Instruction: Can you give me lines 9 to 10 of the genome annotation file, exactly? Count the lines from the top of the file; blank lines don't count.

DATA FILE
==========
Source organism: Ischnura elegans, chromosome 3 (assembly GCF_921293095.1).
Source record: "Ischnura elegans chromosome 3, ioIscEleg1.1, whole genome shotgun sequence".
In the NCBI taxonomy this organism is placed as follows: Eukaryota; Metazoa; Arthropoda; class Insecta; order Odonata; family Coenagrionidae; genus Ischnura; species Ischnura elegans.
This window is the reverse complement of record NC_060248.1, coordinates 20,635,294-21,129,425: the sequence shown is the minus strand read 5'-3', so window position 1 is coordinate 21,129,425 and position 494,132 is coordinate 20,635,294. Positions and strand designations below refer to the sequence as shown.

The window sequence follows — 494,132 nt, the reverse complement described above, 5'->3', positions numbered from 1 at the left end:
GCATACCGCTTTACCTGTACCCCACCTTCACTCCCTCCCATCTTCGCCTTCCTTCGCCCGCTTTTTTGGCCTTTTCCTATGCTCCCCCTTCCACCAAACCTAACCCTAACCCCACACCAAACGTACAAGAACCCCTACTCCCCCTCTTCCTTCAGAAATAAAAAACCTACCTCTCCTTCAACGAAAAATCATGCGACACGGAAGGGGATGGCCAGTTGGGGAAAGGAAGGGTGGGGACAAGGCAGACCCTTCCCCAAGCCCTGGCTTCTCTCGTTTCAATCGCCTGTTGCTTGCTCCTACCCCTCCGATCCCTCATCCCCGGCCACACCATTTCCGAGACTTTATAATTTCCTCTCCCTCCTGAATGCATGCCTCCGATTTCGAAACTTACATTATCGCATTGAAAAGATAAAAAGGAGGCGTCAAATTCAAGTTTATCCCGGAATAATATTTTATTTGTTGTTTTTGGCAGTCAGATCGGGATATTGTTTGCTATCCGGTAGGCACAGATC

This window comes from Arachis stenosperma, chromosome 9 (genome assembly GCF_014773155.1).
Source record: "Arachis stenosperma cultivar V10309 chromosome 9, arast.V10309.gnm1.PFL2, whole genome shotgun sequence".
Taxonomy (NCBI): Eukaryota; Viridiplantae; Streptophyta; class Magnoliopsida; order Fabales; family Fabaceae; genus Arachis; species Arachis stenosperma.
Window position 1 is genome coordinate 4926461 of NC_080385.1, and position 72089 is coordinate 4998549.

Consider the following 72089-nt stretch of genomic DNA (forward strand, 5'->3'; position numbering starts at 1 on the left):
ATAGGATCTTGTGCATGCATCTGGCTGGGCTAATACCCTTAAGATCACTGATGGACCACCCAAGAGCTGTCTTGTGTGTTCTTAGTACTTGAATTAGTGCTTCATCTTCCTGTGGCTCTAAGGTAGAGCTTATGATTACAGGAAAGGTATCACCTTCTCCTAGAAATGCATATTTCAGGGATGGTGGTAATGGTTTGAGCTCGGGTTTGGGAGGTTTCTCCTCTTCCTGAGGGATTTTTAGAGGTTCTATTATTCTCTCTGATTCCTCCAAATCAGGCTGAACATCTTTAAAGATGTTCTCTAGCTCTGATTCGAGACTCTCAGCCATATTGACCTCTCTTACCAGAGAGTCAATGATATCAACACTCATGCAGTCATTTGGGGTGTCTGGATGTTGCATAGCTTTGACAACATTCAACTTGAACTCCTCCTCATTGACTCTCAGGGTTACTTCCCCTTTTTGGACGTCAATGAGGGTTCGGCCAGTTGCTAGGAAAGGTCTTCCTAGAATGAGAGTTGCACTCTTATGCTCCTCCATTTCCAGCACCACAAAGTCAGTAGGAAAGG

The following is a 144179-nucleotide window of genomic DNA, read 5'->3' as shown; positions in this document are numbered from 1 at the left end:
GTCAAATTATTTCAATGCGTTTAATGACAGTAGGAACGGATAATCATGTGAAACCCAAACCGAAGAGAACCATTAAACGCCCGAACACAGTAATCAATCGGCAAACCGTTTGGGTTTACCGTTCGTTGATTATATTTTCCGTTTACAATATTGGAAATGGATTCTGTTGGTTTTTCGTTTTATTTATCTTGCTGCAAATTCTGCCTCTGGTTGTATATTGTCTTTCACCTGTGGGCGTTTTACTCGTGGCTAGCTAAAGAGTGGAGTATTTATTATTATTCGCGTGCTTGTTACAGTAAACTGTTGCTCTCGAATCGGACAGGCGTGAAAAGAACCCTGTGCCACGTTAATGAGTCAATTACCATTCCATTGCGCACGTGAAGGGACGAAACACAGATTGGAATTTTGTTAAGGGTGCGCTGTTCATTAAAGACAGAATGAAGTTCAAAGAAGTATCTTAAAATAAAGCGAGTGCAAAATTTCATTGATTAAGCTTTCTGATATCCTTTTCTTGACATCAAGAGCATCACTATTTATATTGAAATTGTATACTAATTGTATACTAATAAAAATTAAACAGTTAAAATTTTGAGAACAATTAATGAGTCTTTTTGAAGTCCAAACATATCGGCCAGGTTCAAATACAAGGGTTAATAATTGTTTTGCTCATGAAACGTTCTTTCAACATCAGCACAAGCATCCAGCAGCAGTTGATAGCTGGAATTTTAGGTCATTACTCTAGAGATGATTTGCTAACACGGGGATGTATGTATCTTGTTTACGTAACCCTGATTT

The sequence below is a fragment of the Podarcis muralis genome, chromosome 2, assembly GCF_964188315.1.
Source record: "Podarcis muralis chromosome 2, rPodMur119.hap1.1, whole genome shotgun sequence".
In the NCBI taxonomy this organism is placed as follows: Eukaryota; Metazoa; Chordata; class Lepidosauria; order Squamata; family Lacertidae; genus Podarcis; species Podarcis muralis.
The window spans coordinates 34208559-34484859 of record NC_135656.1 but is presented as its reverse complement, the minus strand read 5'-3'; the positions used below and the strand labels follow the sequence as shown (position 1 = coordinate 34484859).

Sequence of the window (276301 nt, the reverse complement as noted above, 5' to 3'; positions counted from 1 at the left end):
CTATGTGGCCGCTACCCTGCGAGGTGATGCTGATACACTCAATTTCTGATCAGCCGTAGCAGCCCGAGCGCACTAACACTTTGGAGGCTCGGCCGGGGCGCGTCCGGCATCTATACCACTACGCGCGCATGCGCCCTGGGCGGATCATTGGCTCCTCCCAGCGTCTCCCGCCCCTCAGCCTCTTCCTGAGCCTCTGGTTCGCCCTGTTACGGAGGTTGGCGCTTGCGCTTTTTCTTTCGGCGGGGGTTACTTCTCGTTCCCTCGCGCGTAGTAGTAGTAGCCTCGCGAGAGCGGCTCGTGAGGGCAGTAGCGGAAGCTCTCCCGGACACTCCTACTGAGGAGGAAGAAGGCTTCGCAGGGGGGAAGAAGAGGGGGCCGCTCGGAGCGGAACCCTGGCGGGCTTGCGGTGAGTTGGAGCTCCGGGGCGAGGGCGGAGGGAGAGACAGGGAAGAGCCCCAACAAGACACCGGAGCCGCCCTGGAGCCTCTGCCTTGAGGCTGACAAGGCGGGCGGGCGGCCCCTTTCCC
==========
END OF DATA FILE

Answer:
Taxonomy (NCBI): Eukaryota; Viridiplantae; Streptophyta; class Magnoliopsida; order Fabales; family Fabaceae; genus Arachis; species Arachis stenosperma.
Window position 1 is genome coordinate 4926461 of NC_080385.1, and position 72089 is coordinate 4998549.